Content Themes Made Simple.

Hello World, I know in the world of creators, planing content is part of the day to day grind of everyone producing for an audience, community, or customers.

It’s always top of mind and it’s quite the tasking process. Sure, writing out a list of ideas and putting a date on them isn’t that difficult, however, what happens when the day arrives and you’re just not that into the task?

Enter Content Themes

Now, this isn’t exactly something new, many marketers consider this “Content Pillars” however, I feel that pillars and themes are two different ways of thinking about content. When you have Pillars, typically your objective is to fill the pillar in-order to accomplish a specific objective. Those objectives could be awareness, activation, retention, referral, or whatever other metrics you’re using to validate the resources required to produce content for that specific pillar.

However, when it comes to creation and creating out of a sense of purpose, this is a very limiting view point that truly turns content creation into a job rather than an enjoyable activity, so I have always strived to avoid content planning this way. So what exactly is a Content Theme?

The way that I use content themes is that I designate days to themes, rather than pre-planning tops I use a ideas backlog, then depending on the day, I just cherry pick out of the backlog and start the process. If I don’t feel like producing content around that theme today, then I look at what themes I haven’t covered this week and switch days.

This allows me to constantly generate ideas, keep on target, and provide myself with a more enjoyable planning process. Here’s how I have content themes structured in Clickup:

This is an aggregated view of all my themes that I made as an example for this article. With this I am allow to view all my themes at once. The nice thing about Clickup is that you can customize and add personality to your sections, as well as rating and priority systems. Typically within the task, I have a relationship added that allows me to link an idea to a series of resources. I use this in-order to create a research list.

Whenever I am on a site or specific piece of content that I want to bookmark, I just saved it to Clickup in my resource backlog. When I have time, i’ll go over the resource, then link it to a series of ideas, which will help me to re-visit the context from the resource.

This keeps me productive and allows me to produce a natural research cycle while creating content. Often times, I have numerous resources but I try to limit it to 5 active resources at most for any given topic.

Phases & Statuses

When it comes to my themes and items within, I like to use a few helpful statuses for measure or keeping track of resources and ideas. When it comes to my active content themes and ideas, I like to use:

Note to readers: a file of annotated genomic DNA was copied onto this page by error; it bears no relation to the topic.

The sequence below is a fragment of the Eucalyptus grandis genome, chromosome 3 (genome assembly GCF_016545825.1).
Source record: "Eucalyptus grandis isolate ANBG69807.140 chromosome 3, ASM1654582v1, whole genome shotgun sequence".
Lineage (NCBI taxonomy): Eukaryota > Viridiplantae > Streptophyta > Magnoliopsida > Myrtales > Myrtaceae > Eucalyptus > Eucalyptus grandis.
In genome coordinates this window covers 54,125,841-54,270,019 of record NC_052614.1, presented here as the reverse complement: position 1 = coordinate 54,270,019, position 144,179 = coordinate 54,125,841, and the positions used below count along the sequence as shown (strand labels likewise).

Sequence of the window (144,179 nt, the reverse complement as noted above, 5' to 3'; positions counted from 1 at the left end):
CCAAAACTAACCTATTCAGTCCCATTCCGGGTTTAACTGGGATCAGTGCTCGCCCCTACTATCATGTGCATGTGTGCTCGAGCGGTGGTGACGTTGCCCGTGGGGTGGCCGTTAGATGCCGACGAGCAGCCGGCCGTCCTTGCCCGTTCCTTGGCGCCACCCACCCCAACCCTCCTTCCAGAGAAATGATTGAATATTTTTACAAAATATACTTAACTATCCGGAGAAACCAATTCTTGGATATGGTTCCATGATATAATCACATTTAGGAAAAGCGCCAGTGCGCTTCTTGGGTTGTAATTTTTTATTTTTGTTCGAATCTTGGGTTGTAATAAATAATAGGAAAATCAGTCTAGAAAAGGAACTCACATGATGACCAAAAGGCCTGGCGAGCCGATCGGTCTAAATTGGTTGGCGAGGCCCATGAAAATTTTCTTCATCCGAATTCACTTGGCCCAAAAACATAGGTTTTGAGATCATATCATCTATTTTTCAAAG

• Ideas
  • Planning
  • Outline
  • Draft
  • Edit
  • Assets
  • Review
  • Complete

This is typically how I keep track of the content lifecycle. Oftentimes, I will get to the assets part and decide to leave it into the queue and switch to something else. Whenever this happens, I typically leave myself a comment so that when I revisit the task / idea I can pick up exactly where I left off previously.

When it comes to Resources, I also provide a lifecycle in-order to keep track of the quality of resources. Many times, I will find a specific resource and then add it to my status “Bookmarks”.

I try to go through each and every week and clear my bookmarks out and decide whether or not the quality is up to par. When it comes to testing out resources or implementing feedback, I believe that anyone who references a resources or recommends a resource should do a deep dive to ensure that said resource is actually worth the time of their audience.

I like to go through, outline what I used from the resource, measure the results of the resources provided information when implemented, then decide whether or not the resource is something to keep in my library as a “Winner” or “Failure”.

Resource Statuses:

  • Bookmarks
  • Planning
  • Up Next
  • Results
  • Winner
  • Failure

This is keeps my resource list clean, honest, and productive. Not to mention, the process of implementing the thoughts of another creator makes for great content in itself, so typically during the resource vetting phase, i’ll end up produce 3–4 additional pieces of content in the process. I like to document as I go for my own individual notes, and I have turned this longterm habit into a way to produce content for my audience that let’s them share the experience with me.

What’s Your Planning Process?

Now, I know there is no perfect system for everyone but Content Theme’s is something that I really enjoy and it has many “side effects” which i’ll cover in a future article associated with it that naturally lead to a very organic flywheel for content production.

However, I’d love to hear what you’re currently doing for Content Planning! I’d love to hear about your process for research, create, and publish.

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Daniel Snell

Daniel Snell

Growth Engineer & Strategist focused on creating Demand.